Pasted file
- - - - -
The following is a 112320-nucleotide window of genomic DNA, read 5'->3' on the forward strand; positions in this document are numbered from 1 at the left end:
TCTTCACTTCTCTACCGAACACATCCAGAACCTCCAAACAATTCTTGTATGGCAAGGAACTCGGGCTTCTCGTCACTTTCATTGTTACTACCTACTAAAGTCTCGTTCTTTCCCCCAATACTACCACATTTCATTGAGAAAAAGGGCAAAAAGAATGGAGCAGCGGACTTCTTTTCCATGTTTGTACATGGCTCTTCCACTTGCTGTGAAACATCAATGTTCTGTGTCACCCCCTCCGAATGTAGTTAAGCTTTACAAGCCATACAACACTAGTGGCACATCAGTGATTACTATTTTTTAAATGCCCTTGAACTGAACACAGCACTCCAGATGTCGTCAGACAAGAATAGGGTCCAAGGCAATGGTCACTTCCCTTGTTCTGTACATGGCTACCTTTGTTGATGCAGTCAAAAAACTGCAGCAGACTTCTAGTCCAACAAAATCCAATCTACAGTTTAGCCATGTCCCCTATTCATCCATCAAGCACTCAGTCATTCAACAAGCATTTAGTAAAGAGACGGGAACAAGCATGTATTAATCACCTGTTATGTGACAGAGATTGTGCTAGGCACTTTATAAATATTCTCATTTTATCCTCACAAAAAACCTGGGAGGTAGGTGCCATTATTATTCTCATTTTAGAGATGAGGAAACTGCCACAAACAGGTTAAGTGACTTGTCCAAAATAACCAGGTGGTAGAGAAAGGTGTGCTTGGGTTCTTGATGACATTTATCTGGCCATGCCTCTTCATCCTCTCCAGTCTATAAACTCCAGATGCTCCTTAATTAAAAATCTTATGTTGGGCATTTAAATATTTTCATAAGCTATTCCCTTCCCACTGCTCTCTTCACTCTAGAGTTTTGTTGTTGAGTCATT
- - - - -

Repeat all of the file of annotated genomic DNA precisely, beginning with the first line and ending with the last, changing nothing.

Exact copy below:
The following is a 112320-nucleotide window of genomic DNA, read 5'->3' on the forward strand; positions in this document are numbered from 1 at the left end:
TCTTCACTTCTCTACCGAACACATCCAGAACCTCCAAACAATTCTTGTATGGCAAGGAACTCGGGCTTCTCGTCACTTTCATTGTTACTACCTACTAAAGTCTCGTTCTTTCCCCCAATACTACCACATTTCATTGAGAAAAAGGGCAAAAAGAATGGAGCAGCGGACTTCTTTTCCATGTTTGTACATGGCTCTTCCACTTGCTGTGAAACATCAATGTTCTGTGTCACCCCCTCCGAATGTAGTTAAGCTTTACAAGCCATACAACACTAGTGGCACATCAGTGATTACTATTTTTTAAATGCCCTTGAACTGAACACAGCACTCCAGATGTCGTCAGACAAGAATAGGGTCCAAGGCAATGGTCACTTCCCTTGTTCTGTACATGGCTACCTTTGTTGATGCAGTCAAAAAACTGCAGCAGACTTCTAGTCCAACAAAATCCAATCTACAGTTTAGCCATGTCCCCTATTCATCCATCAAGCACTCAGTCATTCAACAAGCATTTAGTAAAGAGACGGGAACAAGCATGTATTAATCACCTGTTATGTGACAGAGATTGTGCTAGGCACTTTATAAATATTCTCATTTTATCCTCACAAAAAACCTGGGAGGTAGGTGCCATTATTATTCTCATTTTAGAGATGAGGAAACTGCCACAAACAGGTTAAGTGACTTGTCCAAAATAACCAGGTGGTAGAGAAAGGTGTGCTTGGGTTCTTGATGACATTTATCTGGCCATGCCTCTTCATCCTCTCCAGTCTATAAACTCCAGATGCTCCTTAATTAAAAATCTTATGTTGGGCATTTAAATATTTTCATAAGCTATTCCCTTCCCACTGCTCTCTTCACTCTAGAGTTTTGTTGTTGAGTCATT